The sweet smell of success: Patrick Alès magnificent garden is still going strong

Alès created his stunning garden to grow the plants for his beauty range in the Sixties. Fiona McCarthy gets a private tour.

Fiona McCarthy
Friday 03 August 2012 22:58

There is apparently an Egyptian legend that says that if you plant circles of sycamore trees, and you stand in the middle, you will hear God. So this is exactly what Patrick Alès, founder of the French botanical haircare company Phyto (Latin for plant), did in his breathtaking garden park, La Lienne d'Alès. In the middle of this sits a stone sculpture, made by a local artist, of 'Dedos de Dios' (the two fingers of God), pointing to the heavens. "I haven't heard him yet," laughs Alès, or PA – 'Pay-Ah' – as he is known to his family and 900 employees. "Perhaps it is because they are not yet tall enough," he jests.

If Alès is a spiritual man, then it is this breathtaking garden, located a few hours south of Paris, that surely serves as his altar. For much of his working life, nature has provided Alès with a never-ending driving force; first as a hairdresser to the Parisian beau monde (his salon is still located on the same spot on the Avenue Franklin Roosevelt where he first opened in 1965), where he revolutionised a technique 'the brushing', more of which later; and then as the person who developed and exploited the commercial potential of plants in hair products. "Even today, after working with plants for so many years, I believe that we are only at the beginning of understanding all they can teach us," he enthuses.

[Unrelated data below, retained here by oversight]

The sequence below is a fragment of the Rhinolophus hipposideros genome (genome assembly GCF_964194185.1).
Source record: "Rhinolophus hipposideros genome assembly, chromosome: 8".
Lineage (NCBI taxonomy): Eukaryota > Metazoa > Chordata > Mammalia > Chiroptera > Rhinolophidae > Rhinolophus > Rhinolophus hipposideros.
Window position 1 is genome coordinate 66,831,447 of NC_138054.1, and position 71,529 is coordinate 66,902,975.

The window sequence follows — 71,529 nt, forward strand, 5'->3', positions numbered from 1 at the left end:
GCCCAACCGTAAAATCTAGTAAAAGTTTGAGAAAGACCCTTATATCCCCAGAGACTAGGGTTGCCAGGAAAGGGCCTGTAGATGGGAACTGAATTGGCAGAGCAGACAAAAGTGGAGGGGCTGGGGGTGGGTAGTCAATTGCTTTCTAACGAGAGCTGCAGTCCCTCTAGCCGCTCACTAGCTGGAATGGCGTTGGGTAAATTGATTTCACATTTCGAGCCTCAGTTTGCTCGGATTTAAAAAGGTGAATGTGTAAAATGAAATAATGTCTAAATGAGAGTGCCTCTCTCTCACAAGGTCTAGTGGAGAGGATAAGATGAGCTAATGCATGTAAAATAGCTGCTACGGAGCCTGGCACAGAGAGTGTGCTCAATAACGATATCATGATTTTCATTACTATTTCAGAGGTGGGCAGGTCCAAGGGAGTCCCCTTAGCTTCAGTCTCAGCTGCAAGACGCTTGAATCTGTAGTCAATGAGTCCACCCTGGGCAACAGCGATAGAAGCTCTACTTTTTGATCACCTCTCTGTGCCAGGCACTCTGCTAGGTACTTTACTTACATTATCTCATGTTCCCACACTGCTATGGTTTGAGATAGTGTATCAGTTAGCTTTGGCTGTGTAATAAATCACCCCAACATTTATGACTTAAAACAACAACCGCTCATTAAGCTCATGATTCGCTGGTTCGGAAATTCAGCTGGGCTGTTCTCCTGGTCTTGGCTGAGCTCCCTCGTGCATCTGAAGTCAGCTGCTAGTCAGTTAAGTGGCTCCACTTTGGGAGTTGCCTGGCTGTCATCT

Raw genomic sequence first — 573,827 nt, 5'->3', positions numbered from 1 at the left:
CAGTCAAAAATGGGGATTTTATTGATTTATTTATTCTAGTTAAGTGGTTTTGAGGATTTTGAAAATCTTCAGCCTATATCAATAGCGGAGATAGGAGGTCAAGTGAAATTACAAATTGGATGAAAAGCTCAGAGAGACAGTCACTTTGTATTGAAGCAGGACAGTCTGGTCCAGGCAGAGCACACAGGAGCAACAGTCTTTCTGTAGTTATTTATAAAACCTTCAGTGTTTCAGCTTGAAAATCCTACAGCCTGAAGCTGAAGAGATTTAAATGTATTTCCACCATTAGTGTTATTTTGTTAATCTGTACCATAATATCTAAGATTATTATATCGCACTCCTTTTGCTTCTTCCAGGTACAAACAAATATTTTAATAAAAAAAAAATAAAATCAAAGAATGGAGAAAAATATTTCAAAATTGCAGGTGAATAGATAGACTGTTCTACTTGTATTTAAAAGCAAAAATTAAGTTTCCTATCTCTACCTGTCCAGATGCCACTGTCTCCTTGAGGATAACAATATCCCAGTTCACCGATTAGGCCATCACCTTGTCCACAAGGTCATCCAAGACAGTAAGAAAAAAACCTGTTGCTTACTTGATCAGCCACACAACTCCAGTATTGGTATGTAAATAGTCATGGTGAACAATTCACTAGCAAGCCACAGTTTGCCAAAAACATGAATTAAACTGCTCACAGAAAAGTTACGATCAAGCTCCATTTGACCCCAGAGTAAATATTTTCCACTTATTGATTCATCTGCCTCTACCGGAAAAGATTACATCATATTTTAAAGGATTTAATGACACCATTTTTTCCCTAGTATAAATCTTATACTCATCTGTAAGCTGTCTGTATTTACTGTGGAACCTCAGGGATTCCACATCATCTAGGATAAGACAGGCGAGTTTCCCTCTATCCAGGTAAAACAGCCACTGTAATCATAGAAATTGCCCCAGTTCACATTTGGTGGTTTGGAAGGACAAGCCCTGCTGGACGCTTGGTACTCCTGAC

Here, set among 380 hectares of ancient woods and oaks, cedars, pines and sequoias planted by Alès, his 'garden' is a calming escape from the hectic outside world. At its heart lies the secret of Phyto's success, an impressive apothecary garden they call the 'Phytotèque' (as in a bibliothèque, but for plants rather than books). Run by his daughter Patricia, this is the company's true chemistry lab (they have a scientific one in Paris, too), complete with buzzing bees and butterflies, where they grow hundreds of different species of plants, all to be used in some way in a Phyto formula. Thirty varieties of basil and every kind of thyme, rosemary, lavender, rhubarb and mint you can imagine; unusual species like Arachis hypogaea (peanut) and pink Malabar spinach, Opium poppies and Anthemis tinctoria, a vivid yellow chamomile used for its hair-dying properties; and exotic (often endangered) plants being nurtured by the family for posterity.

Nearby is a superb rose garden with more than 200 species of roses; close to the 18th- century house (apparently built by the Marquis du Durantis for his mistress), lies the cathédral des sapins – an oval-shaped enclave of pine trees and a little path leading to a statue of Sainte Marie – and a little further away, a whole patch dedicated to the large, elegant silver-green-leaved beauty of the hosta plant, the symbol for the Phyto brand. There are ongoing experiments too, like the 5,000 ginkgo biloba bushes recently planted, extracts of which are used in the Phytocyane shampoo for thinning hair. It was "the only tree to survive the effects of the Hiroshima bomb" says Alès. "I feel there is a magic that lives in that tree."